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War

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4.22  ·  Rating details ·  16,408 Ratings  ·  1,491 Reviews
In his breakout bestseller, The Perfect Storm, Sebastian Junger created "a wild ride that brilliantly captures the awesome power of the raging sea and the often futile attempts of humans to withstand it" (Los Angeles Times Book Review). Now, Junger turns his brilliant and empathetic eye to the reality of combat--the fear, the honor, and the trust among men in an extreme si ...more
Hardcover, 304 pages
Published May 11th 2010 by Twelve (first published 2010)
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Bruce There are two documentaries made by the author, and, together with the book, they give a real understanding of what the U.S. is doing in Afghanistan.

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Petra X
Stupendously brilliant and enlightening book. I understand the appeal of war much more now. It's nothing to do with altruism and everything to do with an uber-boy's club, guns and adrenaline. I understand men a lot more now too. This book should be required reading for the parents and girlfriends of the young men who have enlisted in the military.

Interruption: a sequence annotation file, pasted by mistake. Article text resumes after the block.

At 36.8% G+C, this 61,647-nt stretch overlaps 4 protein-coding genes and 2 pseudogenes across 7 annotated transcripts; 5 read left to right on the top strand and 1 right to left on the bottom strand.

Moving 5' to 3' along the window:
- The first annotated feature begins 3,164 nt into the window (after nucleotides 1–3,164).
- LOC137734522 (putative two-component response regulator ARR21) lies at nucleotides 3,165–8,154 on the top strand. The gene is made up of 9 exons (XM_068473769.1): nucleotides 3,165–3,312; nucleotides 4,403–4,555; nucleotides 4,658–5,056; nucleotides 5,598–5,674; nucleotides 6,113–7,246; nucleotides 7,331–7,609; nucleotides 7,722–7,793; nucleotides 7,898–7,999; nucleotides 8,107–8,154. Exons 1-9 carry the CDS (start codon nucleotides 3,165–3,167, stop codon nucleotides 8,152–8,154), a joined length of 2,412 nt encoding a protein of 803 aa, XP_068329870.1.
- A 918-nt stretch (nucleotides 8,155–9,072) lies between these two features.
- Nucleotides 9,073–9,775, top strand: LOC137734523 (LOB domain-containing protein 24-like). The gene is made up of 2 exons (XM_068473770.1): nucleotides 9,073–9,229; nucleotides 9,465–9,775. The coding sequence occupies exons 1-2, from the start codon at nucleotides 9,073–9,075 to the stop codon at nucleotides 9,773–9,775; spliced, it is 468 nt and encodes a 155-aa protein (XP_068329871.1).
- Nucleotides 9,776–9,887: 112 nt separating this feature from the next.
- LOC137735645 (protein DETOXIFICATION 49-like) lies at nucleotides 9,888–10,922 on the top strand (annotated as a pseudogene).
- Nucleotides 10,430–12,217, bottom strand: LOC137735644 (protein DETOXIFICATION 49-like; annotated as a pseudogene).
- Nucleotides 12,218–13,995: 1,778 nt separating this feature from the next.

It isn't what anyone would actually want to hear - no one much cares about the political reasons for prosecuting the war, everyone likes firing guns a
...more
Will Byrnes
Stripped to its essence, combat is a series of quick decisions and rather precise actions carried out in concert with ten or twelve other men. In that sense it’s much more like football than, say, like a gang fight. The unit that choreographs their actions best usually wins. They might take casualties, but they win.

The choreography—you lay down fire while I run forward, then I cover you while you move your team up—is so powerful that it can overcome enormous tactical deficits. There is a chor
...more
Florence (Lefty) MacIntosh
May 09, 2013 rated it really liked it
Recommends it for: Even pacifists, it's enlightening...
Recommended to Florence (Lefty) by: Petra X
One word - WAR and that doleful eye glaring out at you. Powerful cover, so’s the book. Picked it because it promised to get me inside the head of a soldier. An honest, no holds barred account of the day-to-day lives of soldiers serving in the intensely hot military zone of Afghanistan’s Korengal Valley. Riveted from page one my mouth was actually hanging open reading this - seriously. It’s gritty and raw; it’s also pretty funny at times; these guys have a truly twisted appreciation of the abs ...more
BlackOxford
Nov 28, 2017 rated it really liked it
Just Say No

Young men have fantasies about being soldiers. But whatever it is they imagine combat to be, it isn’t this - the unremitting discomfort of heat, fleas, and filth; the obvious futility of all their efforts to do a job which is impossible; the unrecognized stress of being a continual target of bullets by from the enemy, hate and suspicion from the local populace, and disdain by their superiors; the inevitable incompetence of those in command of a situation which they never comprehend; a